Cypher support in TQL

xGT TQL Queries (MATCH)

xGT's TQL language includes a subset of the Cypher language. This document is focused on describing the particular details of TQL's supported Cypher subset for users familiar with neo4j's Cypher language.

xGT supports a restricted form of the Cypher query language to enable the exploration of property graph datasets. The principal Cypher command supported by xGT is the read-only MATCH command with constraints. We recommend that you familiarize yourself with the Cypher language and in particular the syntactic components of the MATCH command.

A MATCH query in TQL consists typically of three parts:

  1. The graph pattern description.
  2. Constraints on properties & object identities.
  3. Specification on how the answer set should be produced.

The graph pattern description consists of a list of steps over graph objects in xGT. Each step in the graph pattern corresponds to either a vertex or edge match. A pattern can consist of a sequence of steps which are fully connected in the graph or it can consist of multiple (comma separated) of those sequences which are connected as a graph pattern by intermediate vertices.

Constraints on properties and object identities are expressed as part of a MATCH query using a WHERE clause. The WHERE clause can contain conditions based on property values of vertices and/or edges (a.year > 1980), as well as identity comparison between vertices or edges (a <> b).

The answer set specification consists of what results should be produced from the MATCH query. Including which properties of which entities should be reported back to the user, as well as solution modifiers, such as sorting the results based on some of the columns, reporting only unique results or aggregating information over columns.

Details on supported Cypher constructs in TQL

The fundamental concepts used in the Cypher subset supported by TQL are the following:

Examples of TQL queries

We illustrate TQL subset of Cypher with two examples:

Example 1

MATCH (a:Person)-[b:WorksFor]->[c:Company]
WHERE 100 <= a.PersonID AND a.PersonID <= 150
RETURN a.Name, c.Name

In this simple example, we want to match people with an id between 100 and 150 for any company in our graph. We use labels (textual identifier after the ":" on each step) to identify which xGT object to use for that particular graph step. We use variables to capture matched information in order to constrain the results (a.PersonID <= 150), as well as to indicate what values should be inserted into the results table. Notice that the Cypher graph steps use different syntax ("( )") and ("[ ]") for vertices and edges, respectively. Before execution, the query is type checked against the declared xGT objects present in the database. In this case, the xGT database must contain a WorksFor edge frame. This edge frame must connect vertices belonging to the Person frame to vertices belonging to the Company frame.

This particular query example would also be valid in neo4j's Cypher, given the existence of appropriate data with the indicated Cypher labels.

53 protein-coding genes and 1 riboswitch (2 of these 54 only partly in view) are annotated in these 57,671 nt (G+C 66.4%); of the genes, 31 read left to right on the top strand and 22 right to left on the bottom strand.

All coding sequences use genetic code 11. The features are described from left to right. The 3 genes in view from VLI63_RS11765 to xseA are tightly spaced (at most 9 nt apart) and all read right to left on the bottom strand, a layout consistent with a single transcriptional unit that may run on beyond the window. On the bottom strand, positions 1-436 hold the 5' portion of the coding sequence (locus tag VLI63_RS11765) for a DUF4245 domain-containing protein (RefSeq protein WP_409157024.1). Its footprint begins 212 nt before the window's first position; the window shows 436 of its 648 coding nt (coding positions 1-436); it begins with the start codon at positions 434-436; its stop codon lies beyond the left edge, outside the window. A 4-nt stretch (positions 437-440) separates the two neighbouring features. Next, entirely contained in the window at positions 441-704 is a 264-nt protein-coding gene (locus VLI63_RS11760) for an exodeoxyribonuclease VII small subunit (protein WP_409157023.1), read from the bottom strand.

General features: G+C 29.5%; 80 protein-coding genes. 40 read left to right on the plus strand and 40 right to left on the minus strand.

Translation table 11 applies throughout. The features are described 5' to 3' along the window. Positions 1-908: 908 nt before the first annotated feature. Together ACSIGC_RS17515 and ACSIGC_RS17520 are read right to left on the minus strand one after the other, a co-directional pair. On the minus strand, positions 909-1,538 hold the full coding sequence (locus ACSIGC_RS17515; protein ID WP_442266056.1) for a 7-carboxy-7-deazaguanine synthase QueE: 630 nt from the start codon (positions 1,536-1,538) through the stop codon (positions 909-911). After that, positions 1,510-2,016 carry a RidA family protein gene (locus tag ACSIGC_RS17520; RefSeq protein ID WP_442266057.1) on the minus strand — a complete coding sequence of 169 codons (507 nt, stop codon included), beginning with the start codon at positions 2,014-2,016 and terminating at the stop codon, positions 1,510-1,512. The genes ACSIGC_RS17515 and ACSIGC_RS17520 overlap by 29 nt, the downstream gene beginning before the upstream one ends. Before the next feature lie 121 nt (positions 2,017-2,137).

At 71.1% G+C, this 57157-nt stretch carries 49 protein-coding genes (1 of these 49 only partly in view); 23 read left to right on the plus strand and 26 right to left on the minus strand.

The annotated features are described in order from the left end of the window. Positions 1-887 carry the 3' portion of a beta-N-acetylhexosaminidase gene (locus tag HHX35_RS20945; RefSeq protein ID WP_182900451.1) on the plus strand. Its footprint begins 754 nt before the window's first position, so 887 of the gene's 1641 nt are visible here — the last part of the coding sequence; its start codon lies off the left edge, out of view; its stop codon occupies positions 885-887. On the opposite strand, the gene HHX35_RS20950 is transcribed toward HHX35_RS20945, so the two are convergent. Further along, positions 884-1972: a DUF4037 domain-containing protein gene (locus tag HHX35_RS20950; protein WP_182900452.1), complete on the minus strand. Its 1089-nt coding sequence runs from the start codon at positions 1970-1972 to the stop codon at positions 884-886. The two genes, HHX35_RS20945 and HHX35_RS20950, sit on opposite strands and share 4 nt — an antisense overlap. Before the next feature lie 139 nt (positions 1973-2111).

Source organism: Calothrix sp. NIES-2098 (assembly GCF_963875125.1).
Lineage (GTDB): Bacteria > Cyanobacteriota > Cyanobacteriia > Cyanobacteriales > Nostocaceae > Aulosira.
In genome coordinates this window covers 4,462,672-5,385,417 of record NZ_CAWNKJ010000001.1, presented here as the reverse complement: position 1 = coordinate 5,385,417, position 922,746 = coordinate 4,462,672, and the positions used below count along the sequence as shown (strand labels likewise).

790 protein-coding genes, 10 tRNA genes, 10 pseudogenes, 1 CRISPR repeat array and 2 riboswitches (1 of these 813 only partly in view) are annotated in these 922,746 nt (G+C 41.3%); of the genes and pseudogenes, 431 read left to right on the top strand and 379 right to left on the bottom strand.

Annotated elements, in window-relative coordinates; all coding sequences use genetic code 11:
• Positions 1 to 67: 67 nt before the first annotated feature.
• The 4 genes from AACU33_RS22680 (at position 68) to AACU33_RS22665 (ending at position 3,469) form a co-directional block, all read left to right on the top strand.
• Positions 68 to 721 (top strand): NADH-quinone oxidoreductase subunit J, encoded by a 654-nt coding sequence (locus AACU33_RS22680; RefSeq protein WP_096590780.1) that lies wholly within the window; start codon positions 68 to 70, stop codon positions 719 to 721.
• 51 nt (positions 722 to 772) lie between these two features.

Example 2

MATCH (a)-[:TrianglesEdge]->(b:)-[]->(c:)-[:TrianglesEdge]->(a)
WHERE a <> b AND b <> c
AND c <> a
RETURN a.UniqueID, b.UniqueID, c.UniqueID

This more complex example finds triangles in the graph. In this case, the frame label for the middle edge step is not given and must be inferred. The return clause indicates that we want the UniqueID values (endpoints) of all triangles found in the graph.

Type inference in TQL queries

TQL interprets Cypher labels as a type annotation corresponding to the unique name of a vertex or edge frame. The principal difference between Cypher and TQL is that TQL supports only a single label per graph step and it must correspond to a known xGT graph object.

We can say that a vertex belonging to the Person vertex frame is of type Person and an edge belonging to the WorksFor edge frame is of type WorksFor.

Our TQL compiler uses type inference to enable the elision of those annotations in many cases so that TQL queries can be written in a manner similar to their Cypher analogues. The TQL compiler tries to automatically deduce what the type annotation should be for different graph objects. In particular, given a type annotation for an edge step "[ :edge ]", the compiler can deduce the types of the two vertex steps on either side of the edge step: (a)-[:edge]->(b). In this case, the type annotation for the "a" and "b" vertex steps is not needed.

Edge type annotations can be inferred for edge steps when the preceding and succeeding vertex steps have type annotations and those vertex frames are only used in the declaration of a single edge frame. If vertices of a frame are connected by edges belonging to multiple edge frames, then an unannotated edge step could be ambiguous and must have its own type annotation: for example, if we have edge types worksFor and consumerOf with vertex types Person and Company for both, then the following unannotated query is ambiguous for the edge step "b": (a:Person)-[b]->(c:Company).

Multiple unannotated vertex and edge steps are supported in a query because types are inferred and propagated from one step to another by the compiler, e.g. (a)-[:edge]->(b)-[]->(c). Type inference continues iteratively until all graph pattern steps in the query have been "typed" correctly or the compiler has detected an error.

Limitations on TQL's Cypher support